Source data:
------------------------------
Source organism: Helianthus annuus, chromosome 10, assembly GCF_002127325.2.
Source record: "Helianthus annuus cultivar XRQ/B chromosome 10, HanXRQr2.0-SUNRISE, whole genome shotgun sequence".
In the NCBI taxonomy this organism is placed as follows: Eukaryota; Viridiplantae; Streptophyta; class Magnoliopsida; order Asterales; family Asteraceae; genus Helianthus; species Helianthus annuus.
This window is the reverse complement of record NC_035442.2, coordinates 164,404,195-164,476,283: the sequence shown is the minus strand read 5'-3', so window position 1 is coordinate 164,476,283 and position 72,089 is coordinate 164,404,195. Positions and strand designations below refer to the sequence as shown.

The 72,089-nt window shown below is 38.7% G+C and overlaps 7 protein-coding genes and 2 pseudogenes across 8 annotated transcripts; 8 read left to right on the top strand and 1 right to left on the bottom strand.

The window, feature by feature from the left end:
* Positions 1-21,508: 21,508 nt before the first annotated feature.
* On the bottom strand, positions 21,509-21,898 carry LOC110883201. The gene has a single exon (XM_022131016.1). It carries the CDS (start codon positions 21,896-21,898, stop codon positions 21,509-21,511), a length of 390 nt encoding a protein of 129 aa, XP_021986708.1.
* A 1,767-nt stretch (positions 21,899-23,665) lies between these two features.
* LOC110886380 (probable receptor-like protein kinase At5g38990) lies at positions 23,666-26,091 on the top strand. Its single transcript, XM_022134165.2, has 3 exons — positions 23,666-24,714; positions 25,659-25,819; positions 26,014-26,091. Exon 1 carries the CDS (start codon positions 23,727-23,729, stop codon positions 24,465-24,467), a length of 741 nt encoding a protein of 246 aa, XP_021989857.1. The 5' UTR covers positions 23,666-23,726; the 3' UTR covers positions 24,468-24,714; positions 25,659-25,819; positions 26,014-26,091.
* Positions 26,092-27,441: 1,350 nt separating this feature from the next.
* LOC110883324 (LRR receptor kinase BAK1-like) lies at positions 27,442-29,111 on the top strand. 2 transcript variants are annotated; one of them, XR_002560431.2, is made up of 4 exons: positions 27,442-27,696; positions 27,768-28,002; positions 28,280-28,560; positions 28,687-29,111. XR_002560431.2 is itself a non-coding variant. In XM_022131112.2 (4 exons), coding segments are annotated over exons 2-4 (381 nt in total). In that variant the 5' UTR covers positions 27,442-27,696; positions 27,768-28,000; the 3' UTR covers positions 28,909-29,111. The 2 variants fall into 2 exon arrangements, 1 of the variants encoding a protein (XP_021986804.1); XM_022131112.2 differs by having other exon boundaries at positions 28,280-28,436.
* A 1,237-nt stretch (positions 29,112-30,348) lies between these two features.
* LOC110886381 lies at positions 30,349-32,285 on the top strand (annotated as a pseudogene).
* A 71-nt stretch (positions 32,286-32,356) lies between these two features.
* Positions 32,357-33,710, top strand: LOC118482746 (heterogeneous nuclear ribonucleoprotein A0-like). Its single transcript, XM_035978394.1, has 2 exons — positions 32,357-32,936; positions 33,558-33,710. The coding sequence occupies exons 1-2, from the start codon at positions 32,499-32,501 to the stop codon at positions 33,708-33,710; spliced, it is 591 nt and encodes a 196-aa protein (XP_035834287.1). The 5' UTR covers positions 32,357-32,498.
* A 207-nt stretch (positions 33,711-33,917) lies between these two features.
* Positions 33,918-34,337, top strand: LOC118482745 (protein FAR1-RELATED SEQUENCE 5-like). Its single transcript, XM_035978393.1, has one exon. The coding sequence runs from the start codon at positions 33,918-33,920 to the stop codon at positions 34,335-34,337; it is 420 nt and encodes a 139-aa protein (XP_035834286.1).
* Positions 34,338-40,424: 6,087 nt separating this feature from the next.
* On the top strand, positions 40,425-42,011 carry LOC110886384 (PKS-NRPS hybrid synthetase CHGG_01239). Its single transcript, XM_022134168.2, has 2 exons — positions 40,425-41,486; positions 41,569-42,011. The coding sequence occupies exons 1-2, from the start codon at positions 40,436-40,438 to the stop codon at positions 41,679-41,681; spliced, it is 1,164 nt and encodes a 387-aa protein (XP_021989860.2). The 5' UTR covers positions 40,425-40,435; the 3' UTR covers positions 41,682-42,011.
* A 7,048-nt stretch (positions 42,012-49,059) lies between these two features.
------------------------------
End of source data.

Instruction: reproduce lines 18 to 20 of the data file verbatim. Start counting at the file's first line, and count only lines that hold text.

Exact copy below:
* Positions 33,918-34,337, top strand: LOC118482745 (protein FAR1-RELATED SEQUENCE 5-like). Its single transcript, XM_035978393.1, has one exon. The coding sequence runs from the start codon at positions 33,918-33,920 to the stop codon at positions 34,335-34,337; it is 420 nt and encodes a 139-aa protein (XP_035834286.1).
* Positions 34,338-40,424: 6,087 nt separating this feature from the next.
* On the top strand, positions 40,425-42,011 carry LOC110886384 (PKS-NRPS hybrid synthetase CHGG_01239). Its single transcript, XM_022134168.2, has 2 exons — positions 40,425-41,486; positions 41,569-42,011. The coding sequence occupies exons 1-2, from the start codon at positions 40,436-40,438 to the stop codon at positions 41,679-41,681; spliced, it is 1,164 nt and encodes a 387-aa protein (XP_021989860.2). The 5' UTR covers positions 40,425-40,435; the 3' UTR covers positions 41,682-42,011.